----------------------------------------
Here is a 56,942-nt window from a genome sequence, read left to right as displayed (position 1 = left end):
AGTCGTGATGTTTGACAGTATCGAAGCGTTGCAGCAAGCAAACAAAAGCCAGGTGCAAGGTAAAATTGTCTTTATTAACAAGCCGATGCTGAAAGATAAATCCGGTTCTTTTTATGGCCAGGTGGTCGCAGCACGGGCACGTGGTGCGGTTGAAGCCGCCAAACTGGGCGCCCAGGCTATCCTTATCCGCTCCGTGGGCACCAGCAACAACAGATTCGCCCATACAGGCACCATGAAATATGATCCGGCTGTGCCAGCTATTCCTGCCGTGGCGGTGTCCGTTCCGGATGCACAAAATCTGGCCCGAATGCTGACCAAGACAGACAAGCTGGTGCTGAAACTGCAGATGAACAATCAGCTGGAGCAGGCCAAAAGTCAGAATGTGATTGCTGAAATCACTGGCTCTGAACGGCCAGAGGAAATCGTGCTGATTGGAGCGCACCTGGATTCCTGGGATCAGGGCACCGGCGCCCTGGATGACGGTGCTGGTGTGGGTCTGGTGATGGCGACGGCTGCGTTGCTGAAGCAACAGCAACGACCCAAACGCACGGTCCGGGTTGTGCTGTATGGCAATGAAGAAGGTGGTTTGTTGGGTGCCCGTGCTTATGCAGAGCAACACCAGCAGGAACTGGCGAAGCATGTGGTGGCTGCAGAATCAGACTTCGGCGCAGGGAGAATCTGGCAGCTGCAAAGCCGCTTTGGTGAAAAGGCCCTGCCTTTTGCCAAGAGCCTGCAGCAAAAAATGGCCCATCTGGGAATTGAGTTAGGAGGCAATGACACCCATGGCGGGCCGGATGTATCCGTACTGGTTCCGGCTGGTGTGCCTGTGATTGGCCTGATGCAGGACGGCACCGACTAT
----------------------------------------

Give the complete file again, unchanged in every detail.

Here is a 56,942-nt window from a genome sequence, read left to right as displayed (position 1 = left end):
AGTCGTGATGTTTGACAGTATCGAAGCGTTGCAGCAAGCAAACAAAAGCCAGGTGCAAGGTAAAATTGTCTTTATTAACAAGCCGATGCTGAAAGATAAATCCGGTTCTTTTTATGGCCAGGTGGTCGCAGCACGGGCACGTGGTGCGGTTGAAGCCGCCAAACTGGGCGCCCAGGCTATCCTTATCCGCTCCGTGGGCACCAGCAACAACAGATTCGCCCATACAGGCACCATGAAATATGATCCGGCTGTGCCAGCTATTCCTGCCGTGGCGGTGTCCGTTCCGGATGCACAAAATCTGGCCCGAATGCTGACCAAGACAGACAAGCTGGTGCTGAAACTGCAGATGAACAATCAGCTGGAGCAGGCCAAAAGTCAGAATGTGATTGCTGAAATCACTGGCTCTGAACGGCCAGAGGAAATCGTGCTGATTGGAGCGCACCTGGATTCCTGGGATCAGGGCACCGGCGCCCTGGATGACGGTGCTGGTGTGGGTCTGGTGATGGCGACGGCTGCGTTGCTGAAGCAACAGCAACGACCCAAACGCACGGTCCGGGTTGTGCTGTATGGCAATGAAGAAGGTGGTTTGTTGGGTGCCCGTGCTTATGCAGAGCAACACCAGCAGGAACTGGCGAAGCATGTGGTGGCTGCAGAATCAGACTTCGGCGCAGGGAGAATCTGGCAGCTGCAAAGCCGCTTTGGTGAAAAGGCCCTGCCTTTTGCCAAGAGCCTGCAGCAAAAAATGGCCCATCTGGGAATTGAGTTAGGAGGCAATGACACCCATGGCGGGCCGGATGTATCCGTACTGGTTCCGGCTGGTGTGCCTGTGATTGGCCTGATGCAGGACGGCACCGACTAT